Saudi Arabia warns Trump: Iran wants to gain legitimacy by reaching Mecca

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Saudi Arabia’s Deputy Crown Prince Mohammed bin Salman has discussed the dangers of the recent Iran nuclear deal with United President Donald Trump, emphasizing Tehran’s expansionist agenda by supporting extremist groups in the region to further their goals of “reaching Mecca”.

The details of the private talks between the Saudi Prince and American president were revealed on Wednesday by Bloomberg news who quoted a senior adviser to Prince Mohammed bin Salman.

“Prince Mohammed bin Salman has stressed how bad and very dangerous the nuclear deal is on the region and that it is going to hold the Iranian radical regime back for a short period of time in their quest for producing a nuclear weapon. This deal could lead to a more dangerous and continuous armament among the region’s countries that will not accept any Iranian nuclear military capacity,” the source was quoted as saying.

It appears both Trump and the Saudi prince were on the same page regarding Iran’s expansionist moves in the region.

Infographic: Iran's finding of terror groups across the Middle East

Craig Willer/ Iran's sponsor of terror
Craig Willer/ Iran's sponsor of terror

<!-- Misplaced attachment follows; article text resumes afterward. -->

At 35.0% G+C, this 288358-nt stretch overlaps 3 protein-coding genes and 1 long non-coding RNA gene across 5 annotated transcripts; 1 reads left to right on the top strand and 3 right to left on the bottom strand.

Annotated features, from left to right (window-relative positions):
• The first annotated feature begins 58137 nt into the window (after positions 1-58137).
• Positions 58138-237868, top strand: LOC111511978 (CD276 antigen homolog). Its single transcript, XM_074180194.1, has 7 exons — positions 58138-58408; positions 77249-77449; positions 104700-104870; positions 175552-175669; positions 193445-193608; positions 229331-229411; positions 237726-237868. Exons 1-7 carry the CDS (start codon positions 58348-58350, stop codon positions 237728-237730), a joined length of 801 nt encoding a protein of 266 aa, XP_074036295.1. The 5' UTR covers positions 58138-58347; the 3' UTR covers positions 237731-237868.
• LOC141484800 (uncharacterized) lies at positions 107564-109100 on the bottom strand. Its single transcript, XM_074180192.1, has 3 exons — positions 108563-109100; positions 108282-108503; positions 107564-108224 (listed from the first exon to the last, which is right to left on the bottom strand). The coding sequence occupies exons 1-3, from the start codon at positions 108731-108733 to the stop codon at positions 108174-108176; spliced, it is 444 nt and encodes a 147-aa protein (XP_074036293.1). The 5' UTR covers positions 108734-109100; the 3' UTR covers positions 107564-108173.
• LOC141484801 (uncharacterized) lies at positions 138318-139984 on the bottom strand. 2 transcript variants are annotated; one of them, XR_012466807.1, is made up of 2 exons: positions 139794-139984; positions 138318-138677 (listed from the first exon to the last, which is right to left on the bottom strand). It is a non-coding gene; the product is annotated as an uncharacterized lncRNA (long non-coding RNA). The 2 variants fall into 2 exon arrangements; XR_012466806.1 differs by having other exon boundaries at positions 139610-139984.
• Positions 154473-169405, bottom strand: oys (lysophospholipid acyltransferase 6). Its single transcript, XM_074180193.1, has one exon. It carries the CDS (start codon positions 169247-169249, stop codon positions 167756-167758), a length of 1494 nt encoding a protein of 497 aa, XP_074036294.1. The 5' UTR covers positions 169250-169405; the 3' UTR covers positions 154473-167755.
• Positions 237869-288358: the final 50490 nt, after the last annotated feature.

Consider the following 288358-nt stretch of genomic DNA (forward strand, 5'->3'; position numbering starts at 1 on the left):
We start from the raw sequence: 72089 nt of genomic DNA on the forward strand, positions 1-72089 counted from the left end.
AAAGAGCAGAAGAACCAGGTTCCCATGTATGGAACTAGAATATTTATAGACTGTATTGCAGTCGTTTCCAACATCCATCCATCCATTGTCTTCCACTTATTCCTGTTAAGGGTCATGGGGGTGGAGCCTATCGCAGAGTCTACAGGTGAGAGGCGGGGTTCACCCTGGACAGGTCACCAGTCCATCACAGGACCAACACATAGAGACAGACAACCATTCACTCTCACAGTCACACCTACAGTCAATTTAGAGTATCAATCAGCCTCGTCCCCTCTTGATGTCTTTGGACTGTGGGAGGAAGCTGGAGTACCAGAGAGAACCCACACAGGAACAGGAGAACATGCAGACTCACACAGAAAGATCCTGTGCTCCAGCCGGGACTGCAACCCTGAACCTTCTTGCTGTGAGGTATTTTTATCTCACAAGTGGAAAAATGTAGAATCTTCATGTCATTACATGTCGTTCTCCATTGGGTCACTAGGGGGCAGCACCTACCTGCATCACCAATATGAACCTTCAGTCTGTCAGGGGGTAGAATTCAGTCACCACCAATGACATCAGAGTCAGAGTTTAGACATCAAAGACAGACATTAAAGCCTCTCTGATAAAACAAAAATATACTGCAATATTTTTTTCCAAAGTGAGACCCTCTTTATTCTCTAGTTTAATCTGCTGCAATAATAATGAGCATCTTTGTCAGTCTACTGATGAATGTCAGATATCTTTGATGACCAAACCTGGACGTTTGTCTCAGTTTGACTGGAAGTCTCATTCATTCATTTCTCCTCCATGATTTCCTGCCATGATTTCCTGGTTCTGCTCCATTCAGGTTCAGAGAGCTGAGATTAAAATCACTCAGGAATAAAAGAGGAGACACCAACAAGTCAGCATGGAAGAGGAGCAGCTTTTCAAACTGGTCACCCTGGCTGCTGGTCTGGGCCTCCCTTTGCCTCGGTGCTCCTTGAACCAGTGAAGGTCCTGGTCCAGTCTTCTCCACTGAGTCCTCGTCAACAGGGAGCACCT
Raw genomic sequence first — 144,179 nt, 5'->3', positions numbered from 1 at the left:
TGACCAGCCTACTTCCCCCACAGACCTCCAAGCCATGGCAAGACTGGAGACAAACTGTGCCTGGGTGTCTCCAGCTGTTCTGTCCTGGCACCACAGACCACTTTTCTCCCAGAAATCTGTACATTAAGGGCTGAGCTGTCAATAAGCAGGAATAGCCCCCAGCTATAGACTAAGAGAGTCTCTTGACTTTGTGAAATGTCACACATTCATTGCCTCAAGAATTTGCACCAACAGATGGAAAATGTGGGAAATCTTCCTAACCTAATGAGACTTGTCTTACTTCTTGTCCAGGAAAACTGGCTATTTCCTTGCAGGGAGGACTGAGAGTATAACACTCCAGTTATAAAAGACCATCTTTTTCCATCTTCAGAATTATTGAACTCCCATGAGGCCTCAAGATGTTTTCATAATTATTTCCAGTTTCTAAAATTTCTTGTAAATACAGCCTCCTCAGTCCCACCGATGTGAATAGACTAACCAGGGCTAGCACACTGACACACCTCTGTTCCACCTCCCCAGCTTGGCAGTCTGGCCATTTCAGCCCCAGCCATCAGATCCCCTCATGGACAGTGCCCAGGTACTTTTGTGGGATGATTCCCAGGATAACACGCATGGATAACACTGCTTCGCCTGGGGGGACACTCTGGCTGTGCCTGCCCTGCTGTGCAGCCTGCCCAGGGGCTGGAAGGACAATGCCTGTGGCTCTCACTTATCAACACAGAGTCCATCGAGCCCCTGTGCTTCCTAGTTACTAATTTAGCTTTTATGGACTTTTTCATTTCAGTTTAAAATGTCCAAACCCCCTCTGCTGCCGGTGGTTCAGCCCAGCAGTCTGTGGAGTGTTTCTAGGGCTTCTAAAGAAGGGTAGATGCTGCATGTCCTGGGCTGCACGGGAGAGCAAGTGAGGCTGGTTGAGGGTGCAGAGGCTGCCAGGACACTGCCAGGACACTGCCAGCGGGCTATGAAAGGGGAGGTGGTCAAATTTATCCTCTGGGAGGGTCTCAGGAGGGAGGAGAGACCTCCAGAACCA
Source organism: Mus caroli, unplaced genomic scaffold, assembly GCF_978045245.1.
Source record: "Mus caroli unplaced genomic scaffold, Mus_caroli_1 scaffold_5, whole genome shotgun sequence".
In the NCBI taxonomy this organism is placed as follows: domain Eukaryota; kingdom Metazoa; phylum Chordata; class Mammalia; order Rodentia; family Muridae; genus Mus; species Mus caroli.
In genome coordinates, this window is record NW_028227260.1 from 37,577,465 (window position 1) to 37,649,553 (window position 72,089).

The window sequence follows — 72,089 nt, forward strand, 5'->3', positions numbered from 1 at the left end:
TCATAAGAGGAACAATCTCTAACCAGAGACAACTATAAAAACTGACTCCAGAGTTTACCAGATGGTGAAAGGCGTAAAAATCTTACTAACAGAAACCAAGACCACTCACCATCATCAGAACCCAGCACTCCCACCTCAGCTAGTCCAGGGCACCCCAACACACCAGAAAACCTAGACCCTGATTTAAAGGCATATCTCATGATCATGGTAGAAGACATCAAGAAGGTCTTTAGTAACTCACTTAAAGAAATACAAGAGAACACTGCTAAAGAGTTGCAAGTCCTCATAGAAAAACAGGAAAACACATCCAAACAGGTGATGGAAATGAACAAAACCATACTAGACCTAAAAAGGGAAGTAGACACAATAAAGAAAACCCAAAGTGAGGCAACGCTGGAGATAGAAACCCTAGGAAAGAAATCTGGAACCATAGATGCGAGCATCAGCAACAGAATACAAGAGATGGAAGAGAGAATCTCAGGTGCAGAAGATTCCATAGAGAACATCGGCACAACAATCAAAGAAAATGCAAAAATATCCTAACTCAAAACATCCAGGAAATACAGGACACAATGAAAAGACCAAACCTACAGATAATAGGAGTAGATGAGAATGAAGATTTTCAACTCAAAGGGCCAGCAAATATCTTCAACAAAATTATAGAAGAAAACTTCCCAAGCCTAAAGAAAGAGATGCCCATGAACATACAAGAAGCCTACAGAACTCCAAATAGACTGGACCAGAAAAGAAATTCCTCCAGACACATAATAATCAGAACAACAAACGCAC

“Iran is trying to gain its legitimacy in the Islamic world by supporting terrorist organizations with the aim of reaching Mecca, the Qibla of all Muslims, which gives them the legitimacy they lack in the Islamic world,” the source added.

According to a private US government report ordered by Sen. Mark Kirk in 2015, Iran was reported to have spent billions of dollars in payments for foreign fighters’ salaries across the Middle East.

“Iran’s defense budget ranges anywhere between $14 billion to $30 billion a year and much of that money goes to fund terrorist groups and rebel fighters throughout the region,” the report suggested.

Researchers who worked on the report estimated Iran spends anywhere between $100 million and $200 million per year on Hezbollah, $3.5 billion to $15 billion per year in support of Syria’s Assad Regime, $12 million to $26 million per year on Shiite militias in Syria and Iraq, $10 million to $20 million per year to support Houthi rebels in Yemen.

It is worth noting that Houthi militias targeted Mecca last year when they fired a ballistic missile toward to Holy Land only for their efforts to fail after coalition forces intercepted the rocket.

Parts of the intercepted missile reportedly launched by Houthi militias are laid down. (Al Arabiya)
Parts of the intercepted missile reportedly launched by Houthi militias are laid down. (Al Arabiya)
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